Friday, June 10, 2011

Exile in Lon Guyland.

When I wrote this blog regularly, my posts typically focused on events and musicians based in Brooklyn, and I do sort of still end up there a lot. But as part of my 'quest to heal' or whatever and figure out what to do with my life, I've been visiting my friend Cary a lot out in Long Island.

Cary and I while away the hours watching Daria, talking about sports and philosophy, going through his record collection, and taking the occasional derive. Most of the time, his housemates are there, so I end up getting to hang out with them as well.

A couple weeks ago we were in Cary's living room when he started telling me about the recent RVIVR/Iron Chic show out there. Apparently the crowd got very unruly and violent during Iron Chic's set and the band was unable to calm things down, which bummed Cary out. But RVIVR's Matt Cannino wasn't having it: during their set, it seems that he chastised the crowd, and also called out the Long Island scene's culture of sexist exclusion. He referenced the song "Killing Me Softly", and asked everyone in the crowd to consider the song's themes of appropriation, and he referred explicitly to this coming weekend's Long Island Fest, and the lack of female musicians on the bill.

A great live video of RVIVR, in case you've never had the pleasure.

According to one of Cary's housemates, who was in one of the other bands on the bill that night, Cannino's comments drew the ire of the organizers of Long Island Fest. If I understand correctly, there was a heated confrontation after the show between Cannino and one of the offended parties.

While this whole story kind of sucks, I feel like it's pretty awesome that Cary and his housemates -- both male and female -- and also Matt Cannino were unafraid to critique something that they thought needed calling out. I listened in Cary's living room as he and his housemates expressed their appreciation of Matt's onstage and off-stage comments, and further criticisms of the scene, Long Island Fest, and male defensiveness. It made me feel lucky to know them.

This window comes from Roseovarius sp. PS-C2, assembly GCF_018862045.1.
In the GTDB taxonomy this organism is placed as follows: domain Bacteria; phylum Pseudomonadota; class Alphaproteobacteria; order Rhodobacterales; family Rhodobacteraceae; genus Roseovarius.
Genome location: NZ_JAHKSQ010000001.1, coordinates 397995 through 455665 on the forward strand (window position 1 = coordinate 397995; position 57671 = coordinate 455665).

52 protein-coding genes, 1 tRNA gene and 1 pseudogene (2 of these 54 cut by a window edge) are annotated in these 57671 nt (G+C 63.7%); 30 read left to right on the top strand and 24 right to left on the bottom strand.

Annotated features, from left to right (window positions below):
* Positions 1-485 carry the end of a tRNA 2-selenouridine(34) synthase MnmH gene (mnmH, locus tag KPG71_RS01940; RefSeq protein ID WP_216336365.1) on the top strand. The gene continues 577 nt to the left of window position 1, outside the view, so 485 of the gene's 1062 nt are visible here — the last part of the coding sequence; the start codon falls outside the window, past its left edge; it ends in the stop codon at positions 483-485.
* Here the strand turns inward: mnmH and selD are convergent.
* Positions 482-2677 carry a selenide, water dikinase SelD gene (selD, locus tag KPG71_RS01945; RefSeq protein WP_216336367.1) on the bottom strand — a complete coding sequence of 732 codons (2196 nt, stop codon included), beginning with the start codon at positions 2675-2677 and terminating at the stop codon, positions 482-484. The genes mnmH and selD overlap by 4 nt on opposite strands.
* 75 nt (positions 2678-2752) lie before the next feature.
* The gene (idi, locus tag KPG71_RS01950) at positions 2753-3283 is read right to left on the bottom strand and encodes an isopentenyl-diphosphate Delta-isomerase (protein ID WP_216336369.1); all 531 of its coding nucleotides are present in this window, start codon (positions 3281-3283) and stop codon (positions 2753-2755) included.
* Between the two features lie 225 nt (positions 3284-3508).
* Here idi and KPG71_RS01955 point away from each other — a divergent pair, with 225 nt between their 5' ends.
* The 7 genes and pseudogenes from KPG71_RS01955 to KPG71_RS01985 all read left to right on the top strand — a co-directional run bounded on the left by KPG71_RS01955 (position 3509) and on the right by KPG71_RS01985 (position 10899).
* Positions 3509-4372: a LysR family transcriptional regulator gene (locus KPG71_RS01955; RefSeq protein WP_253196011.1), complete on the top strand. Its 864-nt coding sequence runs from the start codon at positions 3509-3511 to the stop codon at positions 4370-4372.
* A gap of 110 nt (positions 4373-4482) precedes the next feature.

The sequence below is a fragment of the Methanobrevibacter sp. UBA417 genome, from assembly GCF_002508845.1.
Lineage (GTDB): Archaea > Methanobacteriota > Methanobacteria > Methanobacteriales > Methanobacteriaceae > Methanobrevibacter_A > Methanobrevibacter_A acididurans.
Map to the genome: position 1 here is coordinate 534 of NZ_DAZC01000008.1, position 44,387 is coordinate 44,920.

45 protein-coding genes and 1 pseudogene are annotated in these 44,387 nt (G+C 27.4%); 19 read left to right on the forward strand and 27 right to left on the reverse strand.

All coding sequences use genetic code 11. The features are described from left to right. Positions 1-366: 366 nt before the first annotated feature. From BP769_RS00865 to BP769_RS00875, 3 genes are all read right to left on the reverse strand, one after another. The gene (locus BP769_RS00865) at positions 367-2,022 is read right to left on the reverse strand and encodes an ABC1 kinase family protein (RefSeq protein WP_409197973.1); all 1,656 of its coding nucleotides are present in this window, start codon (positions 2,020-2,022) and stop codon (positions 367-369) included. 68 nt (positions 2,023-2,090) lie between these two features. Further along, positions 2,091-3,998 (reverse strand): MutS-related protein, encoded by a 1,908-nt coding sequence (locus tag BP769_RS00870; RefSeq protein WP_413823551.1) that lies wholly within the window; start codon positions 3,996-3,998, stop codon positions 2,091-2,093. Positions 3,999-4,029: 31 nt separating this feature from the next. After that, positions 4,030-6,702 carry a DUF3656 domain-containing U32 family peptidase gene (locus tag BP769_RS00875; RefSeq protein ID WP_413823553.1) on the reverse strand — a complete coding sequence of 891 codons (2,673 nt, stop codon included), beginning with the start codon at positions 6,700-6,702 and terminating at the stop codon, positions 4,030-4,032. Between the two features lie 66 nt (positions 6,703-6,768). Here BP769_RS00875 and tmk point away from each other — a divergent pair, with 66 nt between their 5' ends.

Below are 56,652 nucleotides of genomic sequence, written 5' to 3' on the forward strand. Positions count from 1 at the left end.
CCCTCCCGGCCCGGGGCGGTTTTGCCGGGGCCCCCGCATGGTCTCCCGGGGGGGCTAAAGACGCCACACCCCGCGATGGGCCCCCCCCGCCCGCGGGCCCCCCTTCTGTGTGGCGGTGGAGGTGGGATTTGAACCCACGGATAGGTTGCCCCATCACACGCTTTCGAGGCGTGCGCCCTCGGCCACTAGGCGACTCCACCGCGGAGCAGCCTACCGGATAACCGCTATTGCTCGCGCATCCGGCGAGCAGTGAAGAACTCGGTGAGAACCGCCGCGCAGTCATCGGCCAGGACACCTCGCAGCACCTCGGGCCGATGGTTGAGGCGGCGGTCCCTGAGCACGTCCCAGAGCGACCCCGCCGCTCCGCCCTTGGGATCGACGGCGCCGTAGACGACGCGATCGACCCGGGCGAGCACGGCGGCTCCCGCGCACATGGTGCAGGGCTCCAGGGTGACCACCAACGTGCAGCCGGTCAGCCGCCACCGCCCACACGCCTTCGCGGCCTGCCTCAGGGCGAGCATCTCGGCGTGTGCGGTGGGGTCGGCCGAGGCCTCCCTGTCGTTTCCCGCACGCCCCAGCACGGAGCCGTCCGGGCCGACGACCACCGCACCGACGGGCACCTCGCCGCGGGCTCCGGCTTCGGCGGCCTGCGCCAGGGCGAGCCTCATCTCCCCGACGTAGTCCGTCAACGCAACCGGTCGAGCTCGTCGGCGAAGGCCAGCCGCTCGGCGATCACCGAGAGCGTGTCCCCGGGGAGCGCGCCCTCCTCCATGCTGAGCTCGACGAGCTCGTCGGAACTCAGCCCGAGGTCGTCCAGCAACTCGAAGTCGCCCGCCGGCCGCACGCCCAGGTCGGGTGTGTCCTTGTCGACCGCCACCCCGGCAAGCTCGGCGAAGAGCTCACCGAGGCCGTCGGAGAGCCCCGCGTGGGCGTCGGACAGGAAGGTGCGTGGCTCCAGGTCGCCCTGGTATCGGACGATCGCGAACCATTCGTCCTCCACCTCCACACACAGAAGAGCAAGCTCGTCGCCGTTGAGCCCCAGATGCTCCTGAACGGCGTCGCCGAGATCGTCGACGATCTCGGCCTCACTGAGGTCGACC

I felt even more lucky later that week when I went to a show in Hempstead, and Cary and his friend Dave joined me in discussing the matter with a Defensive Male. Well, actually -- it's more like Dave tried to have the conversation with this guy, and Cary and I joined him. The first thing I heard was this Long Islander saying "I don't understand why you're making it about there not being girls in the bands. Isn't that putting that before the music? Isn't it supposed to be about the music?"

Dave and Cary were gracious enough to let me respond, even though this guy wasn't really talking to me. I told him that it's not just about Long Island Fest, but that it's about the larger, structural issues that prevent girls from participating fully in their local arts communities. Bro said "Okay, fine, I understand that," and I said "I don't really think that you do," and he said, "Okay, fine." I told him that bands and artists have a responsibility to their audience and community, and he said "Okay, fine," to that, too. He was civil, but just barely, and though I don't even know this person, it felt to me like he was pointedly refusing to listen to me or consider anything that any of us said.

I feel grateful that Cary and Dave let me speak, and that they supported me. I feel grateful that they made their own arguments, and that they challenged him. They didn't try to shut me up, and they didn't try to shield me, either. They held to their critiques, and they didn't back off when this guy said he felt they were 'ganging up' on him.